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Saudi urges Nigeria, others to further cut production and restore balance in global crude markets

…as it enacts deeper cut

As Nigeria struggles to save her economy already battered by the impact of coronavirus and falling oil prices, Saudi Arabia’s cabinet has urged OPEC+ countries to further reduce oil production rates to restore balance in global crude markets, state news agency (SPA) reported early on Wednesday.

“The cabinet affirmed the Kingdom of Saudi Arabia’s endeavor to support the stability of global oil markets,” according to a statement.

“The Kingdom of Saudi Arabia’s initiatives aim at urging the countries participating in the OPEC+ agreement and other producing countries to adhere to the cut rates and to provide more reduction in production in order to contribute to restoring the desired balance of the global oil markets.”

OPEC and its allies, a group known as OPEC+, decided in April to cut output by 9.7 million barrels per day (bpd) for May and June, a record reduction, in response to the 30percent drop in global fuel demand caused by the coronavirus pandemic.

Saudi Arabia said on Monday it would add to existing cuts by reducing output by another 1 million bpd next month — equivalent to 1percent of global oil supply — slashing total production to 7.5 million bpd, down nearly 40percent from April.

OPEC+ was expected to curtail that reduction to 8 million bpd, but sources told Reuters they instead expect the group to maintain the larger reduction.

The United Arab Emirates and Kuwait also committed to slashing an extra 180,000 bpd in total, adding to reductions the producers agreed to under a deal between OPEC and its allies.

“The idea that the Saudis and Kuwaitis and the UAE said that they’re going to enact deeper cuts than they initially agreed upon is helping the market find support,” said Gene McGillian, vice president of market research at Tradition Energy in Stamford, Connecticut.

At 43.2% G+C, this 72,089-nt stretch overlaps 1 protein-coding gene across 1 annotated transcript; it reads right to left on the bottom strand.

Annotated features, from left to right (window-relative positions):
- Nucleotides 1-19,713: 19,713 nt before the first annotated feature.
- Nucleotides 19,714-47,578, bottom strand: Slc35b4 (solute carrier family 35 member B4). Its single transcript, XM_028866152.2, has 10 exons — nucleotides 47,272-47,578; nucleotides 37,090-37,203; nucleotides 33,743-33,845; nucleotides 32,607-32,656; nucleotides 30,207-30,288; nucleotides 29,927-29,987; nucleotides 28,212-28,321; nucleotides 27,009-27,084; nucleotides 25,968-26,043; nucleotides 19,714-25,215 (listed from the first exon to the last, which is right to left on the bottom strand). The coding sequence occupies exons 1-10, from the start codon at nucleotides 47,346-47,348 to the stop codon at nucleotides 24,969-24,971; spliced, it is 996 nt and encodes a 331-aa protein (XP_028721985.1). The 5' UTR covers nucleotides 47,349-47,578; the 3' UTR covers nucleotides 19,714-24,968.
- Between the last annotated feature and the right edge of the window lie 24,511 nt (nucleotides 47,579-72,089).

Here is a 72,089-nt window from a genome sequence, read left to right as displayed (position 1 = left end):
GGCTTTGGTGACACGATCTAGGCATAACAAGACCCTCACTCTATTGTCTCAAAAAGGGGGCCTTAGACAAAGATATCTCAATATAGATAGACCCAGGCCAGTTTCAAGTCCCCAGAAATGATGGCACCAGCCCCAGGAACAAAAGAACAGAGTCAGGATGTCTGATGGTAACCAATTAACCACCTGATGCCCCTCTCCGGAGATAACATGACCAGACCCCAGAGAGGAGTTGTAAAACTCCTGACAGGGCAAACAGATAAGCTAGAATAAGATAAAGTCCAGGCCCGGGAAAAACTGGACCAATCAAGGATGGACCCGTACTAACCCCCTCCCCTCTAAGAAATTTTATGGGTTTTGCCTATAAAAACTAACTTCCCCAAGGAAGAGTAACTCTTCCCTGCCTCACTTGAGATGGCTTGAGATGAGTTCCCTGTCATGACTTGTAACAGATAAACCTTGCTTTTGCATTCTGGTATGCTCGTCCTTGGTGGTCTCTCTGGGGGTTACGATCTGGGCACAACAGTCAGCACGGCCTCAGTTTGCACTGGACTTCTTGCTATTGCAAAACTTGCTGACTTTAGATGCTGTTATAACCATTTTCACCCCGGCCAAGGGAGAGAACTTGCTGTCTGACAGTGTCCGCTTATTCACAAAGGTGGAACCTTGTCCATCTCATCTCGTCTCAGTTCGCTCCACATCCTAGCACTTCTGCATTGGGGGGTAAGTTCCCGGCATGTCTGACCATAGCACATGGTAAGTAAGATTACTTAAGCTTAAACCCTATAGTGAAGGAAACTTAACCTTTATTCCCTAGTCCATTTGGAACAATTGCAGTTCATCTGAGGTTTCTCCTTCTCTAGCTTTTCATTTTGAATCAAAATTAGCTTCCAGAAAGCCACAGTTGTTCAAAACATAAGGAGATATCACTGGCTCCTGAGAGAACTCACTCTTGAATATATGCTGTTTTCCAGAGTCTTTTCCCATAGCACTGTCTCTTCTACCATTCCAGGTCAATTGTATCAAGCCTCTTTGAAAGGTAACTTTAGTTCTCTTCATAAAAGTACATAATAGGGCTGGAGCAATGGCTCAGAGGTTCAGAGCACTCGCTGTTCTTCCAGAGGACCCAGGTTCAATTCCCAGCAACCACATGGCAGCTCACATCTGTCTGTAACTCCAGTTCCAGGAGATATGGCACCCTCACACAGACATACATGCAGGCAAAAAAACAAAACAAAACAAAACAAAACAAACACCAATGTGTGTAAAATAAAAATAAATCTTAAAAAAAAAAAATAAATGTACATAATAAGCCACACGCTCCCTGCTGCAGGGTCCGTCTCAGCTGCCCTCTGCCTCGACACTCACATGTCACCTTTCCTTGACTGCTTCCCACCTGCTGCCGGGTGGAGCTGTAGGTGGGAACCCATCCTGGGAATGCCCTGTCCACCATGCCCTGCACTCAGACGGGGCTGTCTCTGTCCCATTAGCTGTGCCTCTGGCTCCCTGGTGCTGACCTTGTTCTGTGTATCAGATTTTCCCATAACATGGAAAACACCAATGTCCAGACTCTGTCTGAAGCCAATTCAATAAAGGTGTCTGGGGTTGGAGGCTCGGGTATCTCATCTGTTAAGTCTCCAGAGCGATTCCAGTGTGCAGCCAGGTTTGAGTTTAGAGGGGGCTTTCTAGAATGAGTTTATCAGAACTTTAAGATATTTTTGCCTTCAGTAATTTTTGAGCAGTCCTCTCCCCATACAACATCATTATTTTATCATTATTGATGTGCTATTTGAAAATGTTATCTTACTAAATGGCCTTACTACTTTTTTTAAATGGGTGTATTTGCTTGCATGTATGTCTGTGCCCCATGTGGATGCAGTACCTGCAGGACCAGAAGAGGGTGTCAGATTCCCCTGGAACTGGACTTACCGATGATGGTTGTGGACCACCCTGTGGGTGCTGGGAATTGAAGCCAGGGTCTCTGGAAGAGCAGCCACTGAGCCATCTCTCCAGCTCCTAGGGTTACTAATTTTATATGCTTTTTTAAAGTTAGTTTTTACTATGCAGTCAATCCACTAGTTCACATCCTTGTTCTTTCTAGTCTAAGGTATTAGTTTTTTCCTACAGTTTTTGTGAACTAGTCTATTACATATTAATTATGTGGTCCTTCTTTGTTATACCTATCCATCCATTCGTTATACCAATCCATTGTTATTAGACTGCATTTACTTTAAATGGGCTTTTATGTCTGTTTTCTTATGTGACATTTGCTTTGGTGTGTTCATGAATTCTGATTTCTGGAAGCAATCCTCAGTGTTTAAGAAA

Kazakhstan has ordered producers in large and mid-sized oil fields to cut output by about 22percent in May to June, while output from Russia’s top oil region in western Siberia is expected to fall by 15percent this year, in line with the OPEC+ deal.

The U.S. Energy Information Administration (EIA)said it expects worldwide demand for oil to drop by 8.1 million bpd to 92.6 million bpd, a sharp revision from its previous report. It also cut its expectations for U.S. supply in 2020, now seeing a drop of 540,000 bpd to 11.69 million bpd, and said total world supply would be 95.2 million bpd.

The EIA said it expects worldwide demand for oil to drop by 8.1 million bpd to 92.6 million bpd, a sharp revision from its previous report. It also cut its expectations for U.S. supply in 2020, now seeing a drop of 540,000 bpd to 11.69 million bpd, and said total world supply would be 95.2 million bpd.

U.S. crude producing states have logged output cuts, as collapsing prices prompted independent and integrated producers to reduce operations. U.S. crude futures have lost roughly 60percent so far this year.

U.S. crude oil inventories rose last week while gasoline stocks fell, data from industry group the American Petroleum Institute showed.

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